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Langer mesomelic dysplasia

Orpha number ORPHA2632
Synonym(s) Mesomelic dwarfism, Langer type
Prevalence <1 / 1 000 000
Inheritance Autosomal recessive
Age of onset Infancy
Neonatal
ICD-10
  • Q87.1
ICD-O -
OMIM
UMLS
  • C0432230
MeSH
  • C537267
MedDRA -
SNOMED CT
  • 38494008

Summary

Langer mesomelic dysplasia (LMD) is characterized by severe disproportionate short stature with mesomelic and rhizomelic shortening of the upper and lower limbs.

Prevalence is unknown but less than 70 cases have been reported in the literature so far.

LMD represents a more severe form of Léri-Weill dyschondrosteosis (LWD; see this term) with severely shortened long bones of the limbs (involving both the middle and proximal segments), deformity of the humeral head, angulation of the radial shaft, carpal distortion, a short femoral neck, and absence or hypoplasia of the proximal half of the fibula. Mild hypoplasia of the mandible has been reported in some cases. In contrast to LWD, Madelung deformity (see this term) is not typically present in LMD. Associated malformations are rare and intellect is normal in almost all reported LMD cases.

LMD is inherited in a pseudoautosomal recessive manner and is associated with homozygous or compound heterozygous mutations and deletions of the Short stature HomeobOX (SHOX) gene (which maps to the pseudoautosomal region 1 (PAR1) of the sex chromosomes; Xp22.33 and Yp11.32) or of the downstream PAR1 (where SHOX enhancer elements are located). LMD is part of a spectrum of disorders (ranging from the most severe, LMD, to LWD, isolated Madelung deformity and so-called idiopathic short stature; see these terms), all associated with SHOX/PAR1 anomalies. The prevalence of SHOX/PAR1 mutations is estimated at 1/1000.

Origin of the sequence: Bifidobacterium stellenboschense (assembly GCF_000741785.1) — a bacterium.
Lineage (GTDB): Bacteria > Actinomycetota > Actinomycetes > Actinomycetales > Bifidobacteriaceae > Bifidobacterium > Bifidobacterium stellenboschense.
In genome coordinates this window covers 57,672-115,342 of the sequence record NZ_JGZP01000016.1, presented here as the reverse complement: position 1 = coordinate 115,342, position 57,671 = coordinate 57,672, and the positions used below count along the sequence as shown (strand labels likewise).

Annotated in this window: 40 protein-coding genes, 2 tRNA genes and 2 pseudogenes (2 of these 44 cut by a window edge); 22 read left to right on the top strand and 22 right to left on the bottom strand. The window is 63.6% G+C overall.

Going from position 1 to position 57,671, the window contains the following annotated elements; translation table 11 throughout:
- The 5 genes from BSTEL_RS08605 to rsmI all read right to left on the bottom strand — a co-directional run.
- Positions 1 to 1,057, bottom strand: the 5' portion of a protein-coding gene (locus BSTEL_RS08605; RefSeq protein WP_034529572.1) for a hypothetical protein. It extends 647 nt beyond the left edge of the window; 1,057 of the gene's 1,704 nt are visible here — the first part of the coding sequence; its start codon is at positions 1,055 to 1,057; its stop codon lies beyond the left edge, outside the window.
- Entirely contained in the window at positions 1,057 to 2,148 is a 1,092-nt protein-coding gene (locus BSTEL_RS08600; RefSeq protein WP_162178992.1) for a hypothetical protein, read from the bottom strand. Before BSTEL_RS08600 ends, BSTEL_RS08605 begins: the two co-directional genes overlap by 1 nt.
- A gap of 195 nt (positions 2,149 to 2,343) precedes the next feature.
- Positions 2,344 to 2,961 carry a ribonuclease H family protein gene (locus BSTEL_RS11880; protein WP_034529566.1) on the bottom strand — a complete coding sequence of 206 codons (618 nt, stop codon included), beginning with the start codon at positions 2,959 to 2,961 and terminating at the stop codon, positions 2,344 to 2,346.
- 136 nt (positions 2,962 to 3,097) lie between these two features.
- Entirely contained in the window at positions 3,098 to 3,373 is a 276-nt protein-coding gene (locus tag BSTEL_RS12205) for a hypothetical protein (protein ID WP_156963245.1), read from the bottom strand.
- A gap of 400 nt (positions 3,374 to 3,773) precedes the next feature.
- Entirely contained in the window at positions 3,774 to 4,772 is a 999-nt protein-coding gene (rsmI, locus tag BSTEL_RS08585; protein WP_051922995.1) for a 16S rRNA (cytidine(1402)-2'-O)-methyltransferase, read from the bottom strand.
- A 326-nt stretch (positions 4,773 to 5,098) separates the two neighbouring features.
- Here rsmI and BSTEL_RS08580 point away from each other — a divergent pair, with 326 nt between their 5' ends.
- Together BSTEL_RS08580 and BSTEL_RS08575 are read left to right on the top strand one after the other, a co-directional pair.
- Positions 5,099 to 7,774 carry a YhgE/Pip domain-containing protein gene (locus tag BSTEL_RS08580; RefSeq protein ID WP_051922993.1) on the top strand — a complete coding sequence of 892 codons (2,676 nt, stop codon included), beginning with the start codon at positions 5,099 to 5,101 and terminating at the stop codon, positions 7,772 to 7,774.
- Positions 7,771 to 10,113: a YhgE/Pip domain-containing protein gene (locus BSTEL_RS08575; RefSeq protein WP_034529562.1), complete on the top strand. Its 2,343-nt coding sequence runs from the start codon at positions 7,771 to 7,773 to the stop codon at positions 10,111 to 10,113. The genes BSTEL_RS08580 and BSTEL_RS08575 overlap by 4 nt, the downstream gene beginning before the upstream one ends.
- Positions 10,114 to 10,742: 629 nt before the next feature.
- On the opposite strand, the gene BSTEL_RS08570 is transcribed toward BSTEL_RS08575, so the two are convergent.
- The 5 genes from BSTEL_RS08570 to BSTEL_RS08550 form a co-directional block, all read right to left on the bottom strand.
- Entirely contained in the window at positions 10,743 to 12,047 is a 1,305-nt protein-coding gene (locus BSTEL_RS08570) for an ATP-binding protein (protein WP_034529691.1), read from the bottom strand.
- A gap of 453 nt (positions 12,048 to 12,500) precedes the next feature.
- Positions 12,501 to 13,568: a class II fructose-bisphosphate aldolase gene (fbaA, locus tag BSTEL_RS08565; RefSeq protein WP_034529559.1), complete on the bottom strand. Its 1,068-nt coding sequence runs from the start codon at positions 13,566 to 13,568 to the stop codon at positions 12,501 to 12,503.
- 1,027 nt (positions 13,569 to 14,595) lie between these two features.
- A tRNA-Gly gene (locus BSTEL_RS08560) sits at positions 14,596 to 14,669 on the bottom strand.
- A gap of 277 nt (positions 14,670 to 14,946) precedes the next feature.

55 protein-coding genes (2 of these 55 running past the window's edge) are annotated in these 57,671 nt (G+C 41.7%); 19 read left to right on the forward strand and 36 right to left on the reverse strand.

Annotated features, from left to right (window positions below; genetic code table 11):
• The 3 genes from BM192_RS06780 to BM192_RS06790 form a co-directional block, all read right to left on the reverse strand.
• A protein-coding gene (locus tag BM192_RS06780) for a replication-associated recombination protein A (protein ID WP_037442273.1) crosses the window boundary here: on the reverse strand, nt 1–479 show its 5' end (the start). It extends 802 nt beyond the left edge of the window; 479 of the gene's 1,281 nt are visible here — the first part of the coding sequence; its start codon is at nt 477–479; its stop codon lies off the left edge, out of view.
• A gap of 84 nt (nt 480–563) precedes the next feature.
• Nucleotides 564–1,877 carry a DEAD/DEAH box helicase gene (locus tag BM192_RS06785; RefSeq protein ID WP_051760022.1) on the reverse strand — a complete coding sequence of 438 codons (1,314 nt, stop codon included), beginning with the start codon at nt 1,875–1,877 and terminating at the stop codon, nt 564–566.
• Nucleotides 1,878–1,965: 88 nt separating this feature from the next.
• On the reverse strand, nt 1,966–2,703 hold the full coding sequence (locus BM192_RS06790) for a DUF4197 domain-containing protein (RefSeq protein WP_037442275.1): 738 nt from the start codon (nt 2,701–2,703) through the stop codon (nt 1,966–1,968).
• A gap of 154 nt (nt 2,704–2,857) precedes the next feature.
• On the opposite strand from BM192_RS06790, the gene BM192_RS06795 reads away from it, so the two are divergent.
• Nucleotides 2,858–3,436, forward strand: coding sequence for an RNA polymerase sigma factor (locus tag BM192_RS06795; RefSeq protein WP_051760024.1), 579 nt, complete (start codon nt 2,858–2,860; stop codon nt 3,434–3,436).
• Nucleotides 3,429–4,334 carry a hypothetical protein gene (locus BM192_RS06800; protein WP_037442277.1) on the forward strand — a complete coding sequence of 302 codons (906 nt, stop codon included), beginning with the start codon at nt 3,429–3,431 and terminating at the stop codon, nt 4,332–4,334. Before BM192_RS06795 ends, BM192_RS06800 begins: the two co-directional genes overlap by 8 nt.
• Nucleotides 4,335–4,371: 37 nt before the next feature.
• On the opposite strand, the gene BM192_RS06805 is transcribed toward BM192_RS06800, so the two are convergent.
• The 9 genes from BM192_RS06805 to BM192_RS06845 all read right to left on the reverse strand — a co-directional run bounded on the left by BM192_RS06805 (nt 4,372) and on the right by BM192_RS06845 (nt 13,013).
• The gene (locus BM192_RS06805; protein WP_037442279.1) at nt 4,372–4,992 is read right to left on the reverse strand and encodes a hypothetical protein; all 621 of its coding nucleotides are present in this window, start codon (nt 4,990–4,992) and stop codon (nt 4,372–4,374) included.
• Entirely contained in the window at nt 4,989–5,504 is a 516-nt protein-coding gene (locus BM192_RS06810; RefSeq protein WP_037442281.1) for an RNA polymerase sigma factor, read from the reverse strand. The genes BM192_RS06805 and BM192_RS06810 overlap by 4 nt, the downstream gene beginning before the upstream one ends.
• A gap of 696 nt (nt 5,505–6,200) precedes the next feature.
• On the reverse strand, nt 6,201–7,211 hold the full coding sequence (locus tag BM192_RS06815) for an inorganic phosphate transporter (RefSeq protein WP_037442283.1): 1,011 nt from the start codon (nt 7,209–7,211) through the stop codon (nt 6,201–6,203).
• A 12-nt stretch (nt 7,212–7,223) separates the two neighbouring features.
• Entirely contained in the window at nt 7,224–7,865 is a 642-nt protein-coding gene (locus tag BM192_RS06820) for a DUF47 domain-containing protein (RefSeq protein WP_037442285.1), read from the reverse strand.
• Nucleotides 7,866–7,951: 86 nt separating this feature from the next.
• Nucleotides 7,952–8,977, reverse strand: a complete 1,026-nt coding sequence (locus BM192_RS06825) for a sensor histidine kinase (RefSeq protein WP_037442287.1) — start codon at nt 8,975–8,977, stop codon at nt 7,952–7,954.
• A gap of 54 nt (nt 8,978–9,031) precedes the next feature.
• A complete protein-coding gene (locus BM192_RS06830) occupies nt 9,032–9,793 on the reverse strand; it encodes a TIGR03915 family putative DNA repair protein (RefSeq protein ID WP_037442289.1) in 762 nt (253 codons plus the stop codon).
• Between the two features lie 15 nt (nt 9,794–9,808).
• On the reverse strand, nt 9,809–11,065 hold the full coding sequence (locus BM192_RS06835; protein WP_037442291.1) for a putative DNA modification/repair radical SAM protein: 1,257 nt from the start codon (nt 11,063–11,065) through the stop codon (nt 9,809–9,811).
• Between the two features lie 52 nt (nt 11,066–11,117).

Diagnosis of LMD may be suspected on the basis of the clinical and radiologic findings and can be confirmed by molecular analysis (microsatellite analysis, FISH or, preferably, MLPA for PAR1 deletions, high resolution melting (HRM), dHPLC and/or DNA sequencing for point mutations, small deletions and insertions of SHOX).

LMD may also be suspected by ultrasound at 20 weeks of gestation and at this stage should be differentiated from femur-fibula-ulna (FFU) complex and the Reinhardt-Pfeiffer form of mesomelic dysplasia (see these terms).

Prenatal genetic testing is available; however, requests for testing for these disorders are uncommon but are more frequent for LMD.

Genetic counseling should be proposed and families should be informed that SHOX/PAR1 anomalies are inherited in a pseudoautosomal dominant manner. Each child of an individual with LWD has a 50% chance of inheriting the mutation. If both parents have LWD, the offspring have a 50% chance of having LWD, a 25% chance of having LMD, and a 25% chance of having neither condition. All children of an individual with LMD and an unaffected parent will present with LWD.

There is no effective treatment for LMD. The symptomatic medical management of children with LMD begins at birth and continues into adulthood. Careful monitoring of height, weight, and head circumference is essential.

The short stature and limb deformities are severe but life expectancy is normal.

Expert reviewer(s)

  • Dr Karen HEATH

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Detailed information

Guidance for genetic testing
  • EN (2012,pdf)
Clinical genetics review
  • EN (2008)
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